A popular model is killed, and Goren and Eames soon discover that he crossed paths with a violent and vindictive millionaire businessman.
Did You Know?
In 2010 Purdue Pharma, the original manufacturer of OxyContin, stopped marketing their original formulation of OxyContin. They released a new formulation of OxyContin that was designed to be tamper resistant. In the past the extended release properties of OxyContin could be negated by simply smashing the tablet, which allowed the entire dose to be released at once, it also allowed it to be mixed with water and then injected intravenously. However the new formulation is coated with a type of polymer that makes the tablets very hard to crush, and when crushed the polymer sticks to the drug on the inside of the tablet, so even with the tablet smashed into tiny pieces it retains most of its extended release properties. Plus when this polymer is exposed to water it turns into a semi gelatinous state which makes it almost impossible for the oxycodone to be drawn up into a syringe. People naturally have found ways around these countermeasures but it has been successful in reducing the overall number of overdoses from OxyContin. However there are concerns about the effectiveness of this new formulation for people who legitimately use the drug for chronic pain. While the polymer coating does help to maintain the drug's extended release properties when abused there is also evidence that it works a little too well when the drug is taken as directed, in other words it is not releasing all of the medication inside the tablet thereby causing the patient to not get the full dose. Because of this and other reasons there is a new extended release formulation of oxycodone under development for use in the United States (there are already similar ones in use in Europe). This new formulation is a capsule instead of a tablet and contains a dozen or so small pellets inside, about 3/4 of the pellets contain oxycodone and the other 1/4 contain the opioid antagonist naloxone. Naloxone acts as an "antidote" for opioid overdoses and blocks their effects, it is absorbed very poorly in the digestive tract, but is absorbed very well when inhaled or injected. When the capsules are taken as directed the naloxone remains inactive, but if the pellets inside the capsule are smashed and the contents are inhaled or injected the naloxone blocks the effects of the oxycodone. See more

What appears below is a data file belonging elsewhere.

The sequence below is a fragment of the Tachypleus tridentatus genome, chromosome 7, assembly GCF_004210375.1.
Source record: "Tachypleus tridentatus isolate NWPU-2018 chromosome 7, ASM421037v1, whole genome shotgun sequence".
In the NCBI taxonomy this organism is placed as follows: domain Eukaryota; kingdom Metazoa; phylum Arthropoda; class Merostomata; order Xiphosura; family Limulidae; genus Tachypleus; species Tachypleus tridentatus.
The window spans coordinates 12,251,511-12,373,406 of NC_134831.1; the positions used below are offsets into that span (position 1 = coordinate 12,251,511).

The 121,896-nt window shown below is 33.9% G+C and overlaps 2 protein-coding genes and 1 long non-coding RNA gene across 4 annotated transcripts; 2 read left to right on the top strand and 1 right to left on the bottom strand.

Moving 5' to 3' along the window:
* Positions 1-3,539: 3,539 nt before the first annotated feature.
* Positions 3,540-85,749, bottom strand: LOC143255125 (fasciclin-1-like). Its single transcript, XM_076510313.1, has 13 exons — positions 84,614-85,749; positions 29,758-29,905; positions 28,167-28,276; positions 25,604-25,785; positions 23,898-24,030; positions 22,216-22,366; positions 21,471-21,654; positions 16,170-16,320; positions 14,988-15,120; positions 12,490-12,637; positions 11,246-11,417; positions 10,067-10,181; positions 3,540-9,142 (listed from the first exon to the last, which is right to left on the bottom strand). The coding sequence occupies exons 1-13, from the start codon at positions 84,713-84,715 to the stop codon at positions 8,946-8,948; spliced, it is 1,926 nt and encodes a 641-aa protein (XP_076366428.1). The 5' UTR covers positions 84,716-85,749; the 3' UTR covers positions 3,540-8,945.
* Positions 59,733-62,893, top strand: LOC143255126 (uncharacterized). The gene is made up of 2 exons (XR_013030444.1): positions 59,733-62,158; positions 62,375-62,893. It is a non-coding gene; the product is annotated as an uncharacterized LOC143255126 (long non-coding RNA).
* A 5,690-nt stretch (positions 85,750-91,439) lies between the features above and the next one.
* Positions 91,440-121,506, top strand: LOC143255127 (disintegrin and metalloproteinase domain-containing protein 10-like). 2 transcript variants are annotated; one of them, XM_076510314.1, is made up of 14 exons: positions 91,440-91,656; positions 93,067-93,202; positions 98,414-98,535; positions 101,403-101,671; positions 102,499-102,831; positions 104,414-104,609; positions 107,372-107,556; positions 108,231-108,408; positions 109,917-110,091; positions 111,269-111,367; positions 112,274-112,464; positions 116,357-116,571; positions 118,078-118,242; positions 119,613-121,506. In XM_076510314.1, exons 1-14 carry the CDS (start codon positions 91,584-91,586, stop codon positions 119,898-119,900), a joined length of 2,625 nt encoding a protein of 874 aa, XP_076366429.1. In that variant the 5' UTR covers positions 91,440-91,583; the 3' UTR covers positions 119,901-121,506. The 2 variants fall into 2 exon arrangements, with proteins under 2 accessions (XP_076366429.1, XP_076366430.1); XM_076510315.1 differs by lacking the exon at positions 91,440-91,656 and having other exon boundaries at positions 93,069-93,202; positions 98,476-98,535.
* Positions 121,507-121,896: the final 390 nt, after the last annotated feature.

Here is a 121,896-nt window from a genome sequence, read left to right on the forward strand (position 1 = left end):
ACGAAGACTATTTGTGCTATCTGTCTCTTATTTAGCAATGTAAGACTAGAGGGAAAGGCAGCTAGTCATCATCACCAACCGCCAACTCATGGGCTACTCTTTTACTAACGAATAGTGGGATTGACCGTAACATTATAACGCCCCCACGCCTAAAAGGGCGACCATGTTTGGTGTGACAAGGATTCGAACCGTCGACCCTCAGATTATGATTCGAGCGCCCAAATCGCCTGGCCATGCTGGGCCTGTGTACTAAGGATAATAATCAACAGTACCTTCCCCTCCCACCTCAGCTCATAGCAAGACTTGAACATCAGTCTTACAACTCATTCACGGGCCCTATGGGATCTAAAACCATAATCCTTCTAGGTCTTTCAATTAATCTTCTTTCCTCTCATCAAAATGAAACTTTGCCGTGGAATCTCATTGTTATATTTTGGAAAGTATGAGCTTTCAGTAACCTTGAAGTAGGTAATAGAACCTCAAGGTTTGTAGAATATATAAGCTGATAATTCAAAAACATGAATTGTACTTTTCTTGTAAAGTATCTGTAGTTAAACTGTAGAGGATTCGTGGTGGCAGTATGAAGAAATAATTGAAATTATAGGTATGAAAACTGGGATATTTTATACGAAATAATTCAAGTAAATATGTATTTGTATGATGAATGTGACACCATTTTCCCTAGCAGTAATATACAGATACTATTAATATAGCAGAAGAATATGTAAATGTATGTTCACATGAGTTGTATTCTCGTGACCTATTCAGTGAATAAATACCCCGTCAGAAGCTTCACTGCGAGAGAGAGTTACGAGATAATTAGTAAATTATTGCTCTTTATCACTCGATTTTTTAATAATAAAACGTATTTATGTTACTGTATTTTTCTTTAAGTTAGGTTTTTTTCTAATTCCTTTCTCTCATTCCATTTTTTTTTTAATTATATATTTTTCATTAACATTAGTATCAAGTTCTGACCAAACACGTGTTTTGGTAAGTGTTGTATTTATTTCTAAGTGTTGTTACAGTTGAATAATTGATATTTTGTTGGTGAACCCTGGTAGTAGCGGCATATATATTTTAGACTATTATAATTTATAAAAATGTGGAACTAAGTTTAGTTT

Detective Robert Goren
I think his rage was greater than his desire.